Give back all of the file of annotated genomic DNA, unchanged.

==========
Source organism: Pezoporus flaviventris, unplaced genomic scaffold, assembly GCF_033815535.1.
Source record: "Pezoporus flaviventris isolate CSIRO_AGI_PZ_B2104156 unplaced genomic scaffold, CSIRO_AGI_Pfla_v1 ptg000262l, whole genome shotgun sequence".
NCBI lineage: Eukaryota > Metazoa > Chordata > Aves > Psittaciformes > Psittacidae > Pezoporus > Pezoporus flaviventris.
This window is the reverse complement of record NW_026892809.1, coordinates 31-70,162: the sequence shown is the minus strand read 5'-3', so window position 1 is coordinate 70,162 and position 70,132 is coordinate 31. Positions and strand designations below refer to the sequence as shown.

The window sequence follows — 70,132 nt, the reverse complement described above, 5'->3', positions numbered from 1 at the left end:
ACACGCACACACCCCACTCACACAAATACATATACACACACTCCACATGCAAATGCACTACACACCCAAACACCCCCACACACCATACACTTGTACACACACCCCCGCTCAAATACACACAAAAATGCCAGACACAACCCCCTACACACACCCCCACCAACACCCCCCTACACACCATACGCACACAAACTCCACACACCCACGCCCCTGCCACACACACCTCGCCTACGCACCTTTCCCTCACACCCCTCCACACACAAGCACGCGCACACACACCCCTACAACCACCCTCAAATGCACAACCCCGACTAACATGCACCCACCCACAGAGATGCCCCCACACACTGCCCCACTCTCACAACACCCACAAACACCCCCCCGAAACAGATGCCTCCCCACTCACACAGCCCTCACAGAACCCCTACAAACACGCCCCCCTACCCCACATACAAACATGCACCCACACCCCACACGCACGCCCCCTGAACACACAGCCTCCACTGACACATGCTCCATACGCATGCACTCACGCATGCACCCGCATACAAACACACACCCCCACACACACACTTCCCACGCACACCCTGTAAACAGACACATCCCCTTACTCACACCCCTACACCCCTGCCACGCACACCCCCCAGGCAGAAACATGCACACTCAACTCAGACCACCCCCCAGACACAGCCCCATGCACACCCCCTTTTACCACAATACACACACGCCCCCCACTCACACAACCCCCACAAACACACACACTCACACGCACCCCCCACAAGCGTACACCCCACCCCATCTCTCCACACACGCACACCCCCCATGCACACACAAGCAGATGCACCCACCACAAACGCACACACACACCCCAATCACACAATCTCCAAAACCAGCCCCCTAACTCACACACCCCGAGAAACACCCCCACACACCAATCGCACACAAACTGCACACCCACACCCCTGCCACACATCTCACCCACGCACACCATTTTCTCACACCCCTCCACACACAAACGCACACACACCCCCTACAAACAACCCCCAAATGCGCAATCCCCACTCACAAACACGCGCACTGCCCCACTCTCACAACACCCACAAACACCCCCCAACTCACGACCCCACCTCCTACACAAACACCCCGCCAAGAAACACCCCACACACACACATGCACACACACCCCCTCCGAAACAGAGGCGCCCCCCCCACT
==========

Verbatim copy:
Source organism: Pezoporus flaviventris, unplaced genomic scaffold, assembly GCF_033815535.1.
Source record: "Pezoporus flaviventris isolate CSIRO_AGI_PZ_B2104156 unplaced genomic scaffold, CSIRO_AGI_Pfla_v1 ptg000262l, whole genome shotgun sequence".
NCBI lineage: Eukaryota > Metazoa > Chordata > Aves > Psittaciformes > Psittacidae > Pezoporus > Pezoporus flaviventris.
This window is the reverse complement of record NW_026892809.1, coordinates 31-70,162: the sequence shown is the minus strand read 5'-3', so window position 1 is coordinate 70,162 and position 70,132 is coordinate 31. Positions and strand designations below refer to the sequence as shown.

The window sequence follows — 70,132 nt, the reverse complement described above, 5'->3', positions numbered from 1 at the left end:
ACACGCACACACCCCACTCACACAAATACATATACACACACTCCACATGCAAATGCACTACACACCCAAACACCCCCACACACCATACACTTGTACACACACCCCCGCTCAAATACACACAAAAATGCCAGACACAACCCCCTACACACACCCCCACCAACACCCCCCTACACACCATACGCACACAAACTCCACACACCCACGCCCCTGCCACACACACCTCGCCTACGCACCTTTCCCTCACACCCCTCCACACACAAGCACGCGCACACACACCCCTACAACCACCCTCAAATGCACAACCCCGACTAACATGCACCCACCCACAGAGATGCCCCCACACACTGCCCCACTCTCACAACACCCACAAACACCCCCCCGAAACAGATGCCTCCCCACTCACACAGCCCTCACAGAACCCCTACAAACACGCCCCCCTACCCCACATACAAACATGCACCCACACCCCACACGCACGCCCCCTGAACACACAGCCTCCACTGACACATGCTCCATACGCATGCACTCACGCATGCACCCGCATACAAACACACACCCCCACACACACACTTCCCACGCACACCCTGTAAACAGACACATCCCCTTACTCACACCCCTACACCCCTGCCACGCACACCCCCCAGGCAGAAACATGCACACTCAACTCAGACCACCCCCCAGACACAGCCCCATGCACACCCCCTTTTACCACAATACACACACGCCCCCCACTCACACAACCCCCACAAACACACACACTCACACGCACCCCCCACAAGCGTACACCCCACCCCATCTCTCCACACACGCACACCCCCCATGCACACACAAGCAGATGCACCCACCACAAACGCACACACACACCCCAATCACACAATCTCCAAAACCAGCCCCCTAACTCACACACCCCGAGAAACACCCCCACACACCAATCGCACACAAACTGCACACCCACACCCCTGCCACACATCTCACCCACGCACACCATTTTCTCACACCCCTCCACACACAAACGCACACACACCCCCTACAAACAACCCCCAAATGCGCAATCCCCACTCACAAACACGCGCACTGCCCCACTCTCACAACACCCACAAACACCCCCCAACTCACGACCCCACCTCCTACACAAACACCCCGCCAAGAAACACCCCACACACACACATGCACACACACCCCCTCCGAAACAGAGGCGCCCCCCCCACT